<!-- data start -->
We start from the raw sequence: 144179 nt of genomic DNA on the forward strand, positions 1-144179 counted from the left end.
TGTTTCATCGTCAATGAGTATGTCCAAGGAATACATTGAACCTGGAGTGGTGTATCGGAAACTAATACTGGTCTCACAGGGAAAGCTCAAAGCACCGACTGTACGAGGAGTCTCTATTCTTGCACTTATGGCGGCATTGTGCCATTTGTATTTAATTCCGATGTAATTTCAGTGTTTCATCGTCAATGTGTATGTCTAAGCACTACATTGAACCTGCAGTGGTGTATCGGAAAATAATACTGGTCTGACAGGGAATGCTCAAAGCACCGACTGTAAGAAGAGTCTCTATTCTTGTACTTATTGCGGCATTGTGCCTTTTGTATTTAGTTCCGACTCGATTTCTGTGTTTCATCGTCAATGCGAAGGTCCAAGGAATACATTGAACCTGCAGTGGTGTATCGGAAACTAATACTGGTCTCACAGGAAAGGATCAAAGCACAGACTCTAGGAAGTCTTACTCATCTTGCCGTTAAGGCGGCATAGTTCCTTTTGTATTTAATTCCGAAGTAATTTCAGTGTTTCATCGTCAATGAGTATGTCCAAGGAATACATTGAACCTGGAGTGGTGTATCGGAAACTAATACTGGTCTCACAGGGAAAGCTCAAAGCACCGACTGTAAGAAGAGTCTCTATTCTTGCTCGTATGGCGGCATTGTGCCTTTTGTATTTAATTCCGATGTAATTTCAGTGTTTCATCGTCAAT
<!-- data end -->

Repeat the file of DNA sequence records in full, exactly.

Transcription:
We start from the raw sequence: 144179 nt of genomic DNA on the forward strand, positions 1-144179 counted from the left end.
TGTTTCATCGTCAATGAGTATGTCCAAGGAATACATTGAACCTGGAGTGGTGTATCGGAAACTAATACTGGTCTCACAGGGAAAGCTCAAAGCACCGACTGTACGAGGAGTCTCTATTCTTGCACTTATGGCGGCATTGTGCCATTTGTATTTAATTCCGATGTAATTTCAGTGTTTCATCGTCAATGTGTATGTCTAAGCACTACATTGAACCTGCAGTGGTGTATCGGAAAATAATACTGGTCTGACAGGGAATGCTCAAAGCACCGACTGTAAGAAGAGTCTCTATTCTTGTACTTATTGCGGCATTGTGCCTTTTGTATTTAGTTCCGACTCGATTTCTGTGTTTCATCGTCAATGCGAAGGTCCAAGGAATACATTGAACCTGCAGTGGTGTATCGGAAACTAATACTGGTCTCACAGGAAAGGATCAAAGCACAGACTCTAGGAAGTCTTACTCATCTTGCCGTTAAGGCGGCATAGTTCCTTTTGTATTTAATTCCGAAGTAATTTCAGTGTTTCATCGTCAATGAGTATGTCCAAGGAATACATTGAACCTGGAGTGGTGTATCGGAAACTAATACTGGTCTCACAGGGAAAGCTCAAAGCACCGACTGTAAGAAGAGTCTCTATTCTTGCTCGTATGGCGGCATTGTGCCTTTTGTATTTAATTCCGATGTAATTTCAGTGTTTCATCGTCAAT